Give Me a Crash Course in ... climate change in Ireland

This week’s Climate Status Report for Ireland 2020 echoed the findings of the UN’s IPCC

Surely, Ireland can’t get any wetter?

Yes, it can. And it already is, according to researchers who have written the first comprehensive official assessment of Ireland’s climate in eight years. Rainfall increased by 6 per cent in the 30-year period between 1989 and 2018 compared with the previous three decades. Also, The Status of Ireland’s Climate study – published by the Environmental Protection Agency, Met Éireann and the Marine Institute – found that 2006-2015 was the wettest decade on record here. Air temperatures are also changing.

You mean it is going to get even colder?

No. Warmer. Average air temperatures have risen by 0.9 degrees over the past 120 years. What is more, the rise in temperatures has been recorded across all seasons throughout the year. Of the top 20 warmest years on record in Ireland, 15 of them have occurred since 1990. The length of warm spells has also increased over the past 60 years.

And it’s not just the air – the sea is warming too. Surface sea temperatures at Malin Head, Ireland’s most northerly point, between 2009 and 2018 were 0.47 degrees above the previous decade. Compare that to average global sea temperatures, rising by around 0.15 degrees a decade. The significant rise is partly due to natural variations in the north Atlantic, but around half of the recent warming is down to global warming, the study says.

I get the feeling this isn’t a good thing? 

It definitely isn’t, according to the EPA chief climate scientist Frank McGovern, who warned that “all of these indicators are going in the wrong direction”. The changes are all local evidence of wider global climate change, which the latest Intergovernmental Panel on Climate Change report stated during the week is unequivocally caused by human activity and threatens to wreak havoc on the world unless drastic measures are taken.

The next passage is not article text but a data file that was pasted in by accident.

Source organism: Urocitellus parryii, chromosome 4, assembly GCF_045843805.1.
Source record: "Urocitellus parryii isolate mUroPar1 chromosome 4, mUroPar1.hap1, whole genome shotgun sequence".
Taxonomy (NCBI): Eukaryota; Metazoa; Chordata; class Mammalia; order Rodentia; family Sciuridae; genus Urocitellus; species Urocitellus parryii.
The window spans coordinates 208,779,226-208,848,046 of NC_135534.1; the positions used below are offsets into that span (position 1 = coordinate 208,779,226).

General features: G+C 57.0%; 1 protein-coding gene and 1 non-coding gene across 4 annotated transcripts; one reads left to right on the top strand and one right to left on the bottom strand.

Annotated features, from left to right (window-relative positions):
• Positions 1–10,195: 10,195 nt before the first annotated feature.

The Irish climate report warns that greenhouse gases driving global warming are at an all-time high. Compared with pre-industrial levels, carbon dioxide concentrations in the environment are up 50 per cent, methane has soared by almost 170 per cent and nitrous oxide concentrations are around 20 per cent higher. This is having far-reaching consequences right across the environment.

There’s more?

As well as warming up, the seas and ocean around us are rising and getting more acidic because they are absorbing carbon dioxide, pumped into the atmosphere by the burning of coal, oil and gas. Sensitive marine ecosystems, corals, shellfish and crustaceans around Ireland are already threatened. Our sea levels have risen on average by around 2mm to 3mm every year since the early 1990s. In Dublin Bay, sweeping into the largest population centre on the island, levels are heightening by around 1.7mm a year since 1938.

Rivers are feeling the impact of our footprint on the planet as well. Because of the increased rainfall, river flows are gathering pace across most of the country, disrupting ecosystems and bringing with it the increased threat of flooding, trends from between 1972 and 2017 show. But something different is happening in the south and particularly the east – again the main population centres. Here, river flows are decreasing, with evidence in recent years pointing to an “increase in potential drought conditions especially in the east.”

It’s all a bit grim?

In a word, yes. For Ireland, short-term risks include extreme weather events such as the devastating floods witnessed in Germany or drought extremes where most of the population lives. Longer term risks include sea level rises, coastal erosion and the dangers that poses to coastal communities and cities.